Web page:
Business Owner Validation


If I were to start a business listing, and I want business owners to be able to signup for the service and edit/update their listing, what's the best way to validate that a person that calls is indeed the owner of the business?


asked Apr 10 '10 at 00:48
Brian Wigginton
166 points
Top digital marketing agency for SEO, content marketing, and PR: Demand Roll

5 Answers


There is no easy way to do this.

You could ask for their company web site address and their email address. If the email address domain does not match the web site, you might have a problem.

answered Apr 10 '10 at 01:46
Gary E
12,510 points
  • Great simple idea! There may be a problem with smaller businesses that don't have a domain or company email addresses, but for the majority it's an excellent method! – Brian Wigginton 14 years ago


  1. For Sole Proprietors, the common practice is to have them send a copy of their local business license. It confirms them as a legitimate, active business owner.
  2. For Corporations, who is the 'owner' you are looking for? CEO, President, a majority share holder? Whatever position you are looking to validate, it won't be difficult for them to send you satisfactory evidence of their position.
answered Apr 10 '10 at 01:30
Keith De Long
5,091 points
  • i think using your points and Gary's idea would be great. Verification could be done thru emails. – Vnchopra 14 years ago
  • I agree, combined would be a very simple and easy method of authenticating a business representative. Unfortunately, some smaller businesses may not have a domain or company addresses. In that case I suppose Keith's proposed method would work. – Brian Wigginton 14 years ago


US or global? Do you need the actual owner (with the understanding that there may not be a clear majority owner), or just someone who works in the company and has some authority?

I think the method used by Google Apps is the one simplest to automate and scale globally -- require them to make a unique change to their domain's DNS, or upload a file to their website.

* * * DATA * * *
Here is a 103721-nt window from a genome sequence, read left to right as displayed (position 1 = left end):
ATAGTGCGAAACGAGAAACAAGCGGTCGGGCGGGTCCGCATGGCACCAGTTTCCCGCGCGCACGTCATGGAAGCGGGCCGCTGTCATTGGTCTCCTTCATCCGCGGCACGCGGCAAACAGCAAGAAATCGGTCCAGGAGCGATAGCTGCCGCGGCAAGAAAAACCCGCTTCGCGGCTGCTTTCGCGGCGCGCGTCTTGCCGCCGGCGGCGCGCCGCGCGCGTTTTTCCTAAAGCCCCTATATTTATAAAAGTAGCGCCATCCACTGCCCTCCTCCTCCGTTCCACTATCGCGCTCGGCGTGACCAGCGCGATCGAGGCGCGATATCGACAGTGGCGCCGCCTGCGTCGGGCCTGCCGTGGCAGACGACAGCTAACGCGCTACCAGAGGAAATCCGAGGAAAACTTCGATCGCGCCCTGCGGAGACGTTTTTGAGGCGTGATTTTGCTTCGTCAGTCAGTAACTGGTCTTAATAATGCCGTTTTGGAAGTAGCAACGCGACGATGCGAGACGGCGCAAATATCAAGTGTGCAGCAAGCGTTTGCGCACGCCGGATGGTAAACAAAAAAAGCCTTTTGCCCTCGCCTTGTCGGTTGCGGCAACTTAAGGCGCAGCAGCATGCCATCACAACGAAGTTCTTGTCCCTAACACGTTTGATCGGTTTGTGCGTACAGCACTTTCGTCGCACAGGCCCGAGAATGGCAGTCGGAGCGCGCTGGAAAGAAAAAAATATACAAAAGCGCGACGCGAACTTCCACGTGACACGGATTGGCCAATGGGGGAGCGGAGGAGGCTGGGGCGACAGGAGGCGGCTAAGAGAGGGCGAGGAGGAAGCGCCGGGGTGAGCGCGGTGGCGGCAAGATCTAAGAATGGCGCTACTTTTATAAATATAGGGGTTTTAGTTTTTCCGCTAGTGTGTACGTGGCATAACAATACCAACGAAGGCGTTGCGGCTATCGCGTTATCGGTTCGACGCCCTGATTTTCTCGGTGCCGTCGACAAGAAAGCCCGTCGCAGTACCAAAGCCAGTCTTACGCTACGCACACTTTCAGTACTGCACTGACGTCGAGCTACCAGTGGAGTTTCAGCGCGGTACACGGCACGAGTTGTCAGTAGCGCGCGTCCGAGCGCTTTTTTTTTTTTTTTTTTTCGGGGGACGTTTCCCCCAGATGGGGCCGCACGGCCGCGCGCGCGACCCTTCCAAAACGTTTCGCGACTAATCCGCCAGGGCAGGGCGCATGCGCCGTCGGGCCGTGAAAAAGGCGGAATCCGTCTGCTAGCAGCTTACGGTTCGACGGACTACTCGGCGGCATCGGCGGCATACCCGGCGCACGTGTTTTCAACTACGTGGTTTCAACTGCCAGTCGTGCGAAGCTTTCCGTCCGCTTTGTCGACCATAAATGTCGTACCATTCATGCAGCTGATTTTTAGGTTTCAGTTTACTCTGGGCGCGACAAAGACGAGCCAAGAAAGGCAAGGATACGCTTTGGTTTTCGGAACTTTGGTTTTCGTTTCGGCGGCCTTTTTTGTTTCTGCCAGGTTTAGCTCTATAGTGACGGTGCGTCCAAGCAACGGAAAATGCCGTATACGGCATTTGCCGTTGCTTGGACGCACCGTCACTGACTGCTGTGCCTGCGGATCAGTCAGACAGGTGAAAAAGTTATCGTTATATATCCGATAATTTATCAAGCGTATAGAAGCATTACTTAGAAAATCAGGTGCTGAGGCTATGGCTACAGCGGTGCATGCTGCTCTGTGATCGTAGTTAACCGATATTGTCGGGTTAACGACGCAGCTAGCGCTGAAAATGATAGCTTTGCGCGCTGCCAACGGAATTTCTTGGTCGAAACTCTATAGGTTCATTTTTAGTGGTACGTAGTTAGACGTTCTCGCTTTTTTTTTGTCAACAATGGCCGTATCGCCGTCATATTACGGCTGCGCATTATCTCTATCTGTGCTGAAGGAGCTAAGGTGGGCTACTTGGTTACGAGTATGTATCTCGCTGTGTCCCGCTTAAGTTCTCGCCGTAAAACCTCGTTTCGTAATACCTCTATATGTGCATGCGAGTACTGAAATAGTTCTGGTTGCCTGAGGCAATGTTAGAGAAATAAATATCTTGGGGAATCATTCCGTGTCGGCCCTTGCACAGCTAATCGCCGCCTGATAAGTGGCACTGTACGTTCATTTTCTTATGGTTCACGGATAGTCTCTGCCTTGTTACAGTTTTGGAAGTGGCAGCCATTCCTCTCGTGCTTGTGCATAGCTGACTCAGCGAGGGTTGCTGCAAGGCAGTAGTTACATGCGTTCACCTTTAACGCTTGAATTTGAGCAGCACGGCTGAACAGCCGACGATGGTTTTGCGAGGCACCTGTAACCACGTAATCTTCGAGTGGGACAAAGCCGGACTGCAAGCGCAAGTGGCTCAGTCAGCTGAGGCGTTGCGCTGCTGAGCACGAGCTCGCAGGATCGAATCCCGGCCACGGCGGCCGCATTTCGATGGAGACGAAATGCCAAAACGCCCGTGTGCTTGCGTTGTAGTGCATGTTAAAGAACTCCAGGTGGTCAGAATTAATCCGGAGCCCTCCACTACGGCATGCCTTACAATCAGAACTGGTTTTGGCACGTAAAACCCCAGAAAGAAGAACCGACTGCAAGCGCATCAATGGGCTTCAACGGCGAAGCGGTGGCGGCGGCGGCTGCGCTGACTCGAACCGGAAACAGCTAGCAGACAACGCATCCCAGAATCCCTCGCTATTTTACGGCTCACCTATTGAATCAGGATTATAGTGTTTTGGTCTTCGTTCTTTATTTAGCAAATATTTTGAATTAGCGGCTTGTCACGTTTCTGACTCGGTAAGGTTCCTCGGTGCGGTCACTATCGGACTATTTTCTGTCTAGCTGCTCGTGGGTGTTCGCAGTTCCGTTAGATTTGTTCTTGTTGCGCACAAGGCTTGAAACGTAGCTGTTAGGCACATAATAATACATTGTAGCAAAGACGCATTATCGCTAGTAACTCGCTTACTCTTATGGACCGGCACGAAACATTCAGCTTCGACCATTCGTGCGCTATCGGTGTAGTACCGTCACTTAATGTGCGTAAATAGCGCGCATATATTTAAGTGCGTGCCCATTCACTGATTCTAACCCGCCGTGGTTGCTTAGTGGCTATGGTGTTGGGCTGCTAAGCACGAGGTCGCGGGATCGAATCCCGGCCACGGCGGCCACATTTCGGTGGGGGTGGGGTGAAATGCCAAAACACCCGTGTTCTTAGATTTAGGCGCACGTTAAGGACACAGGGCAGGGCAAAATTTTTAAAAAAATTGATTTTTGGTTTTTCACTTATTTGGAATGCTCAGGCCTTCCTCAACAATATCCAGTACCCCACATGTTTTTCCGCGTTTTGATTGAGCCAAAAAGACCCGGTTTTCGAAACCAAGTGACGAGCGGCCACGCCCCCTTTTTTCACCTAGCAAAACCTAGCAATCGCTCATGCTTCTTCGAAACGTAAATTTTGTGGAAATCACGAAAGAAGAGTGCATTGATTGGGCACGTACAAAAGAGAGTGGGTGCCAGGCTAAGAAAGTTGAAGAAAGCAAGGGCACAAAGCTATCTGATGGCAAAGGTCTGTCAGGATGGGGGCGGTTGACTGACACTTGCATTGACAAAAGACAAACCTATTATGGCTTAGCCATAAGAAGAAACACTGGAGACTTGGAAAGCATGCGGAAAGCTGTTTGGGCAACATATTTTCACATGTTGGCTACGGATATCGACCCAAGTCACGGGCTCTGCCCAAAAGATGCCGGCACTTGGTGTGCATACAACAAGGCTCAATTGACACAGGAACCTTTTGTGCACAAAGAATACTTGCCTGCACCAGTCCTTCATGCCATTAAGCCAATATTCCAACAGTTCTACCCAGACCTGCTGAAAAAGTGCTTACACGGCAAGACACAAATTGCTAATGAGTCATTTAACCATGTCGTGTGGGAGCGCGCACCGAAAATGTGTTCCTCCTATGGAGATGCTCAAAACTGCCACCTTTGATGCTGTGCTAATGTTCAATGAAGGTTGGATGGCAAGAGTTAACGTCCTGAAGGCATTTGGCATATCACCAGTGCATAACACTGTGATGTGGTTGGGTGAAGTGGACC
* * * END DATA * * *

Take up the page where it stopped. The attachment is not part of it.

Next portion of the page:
Depending on your state, there might be a electronic registry you can purchase a subscription for. I don't know about Texas, but in Denmark the governments "Commerce and Companies Agency" maintains an electronic database of all company registrations which you can subscribe to. Additionally, some providers of yellow pages have enriched versions of the same data available for subscription.

Side note 1: If I was contacted out of the blue, and asked to fax a number of papers to verify ownership, in order to gain access to a webpage... I would almost certainly not agree to that.

Side note 2: Be careful about publicizing information about companies without their consent. See the Get Satisfaction debacle...

answered Apr 10 '10 at 02:43
Jesper Mortensen
15,292 points


Google Maps and other local maps services with business listings just call the phone number provided in the business listing:

answered Apr 10 '10 at 03:08
Jay Neely
6,050 points


I think Brian is on to a pretty cool idea. If you want to have business owners list their businesses on a website(after you have attracted them to your website), I think using both Keith DeLong's idea and Gary E's idea and combining these two would be great.

And if there were a problem with the email address matching, what you could do is send a confirmation email to that email, and if it's accepted then you can have that email address and the business listed.

You could probably implement Keith's first point after they have signed up and listed themselves that way.

answered Apr 10 '10 at 17:13
418 points
  • I agree, right now this seems to be the best, most automated way to be able to verify business owners. – Brian Wigginton 14 years ago

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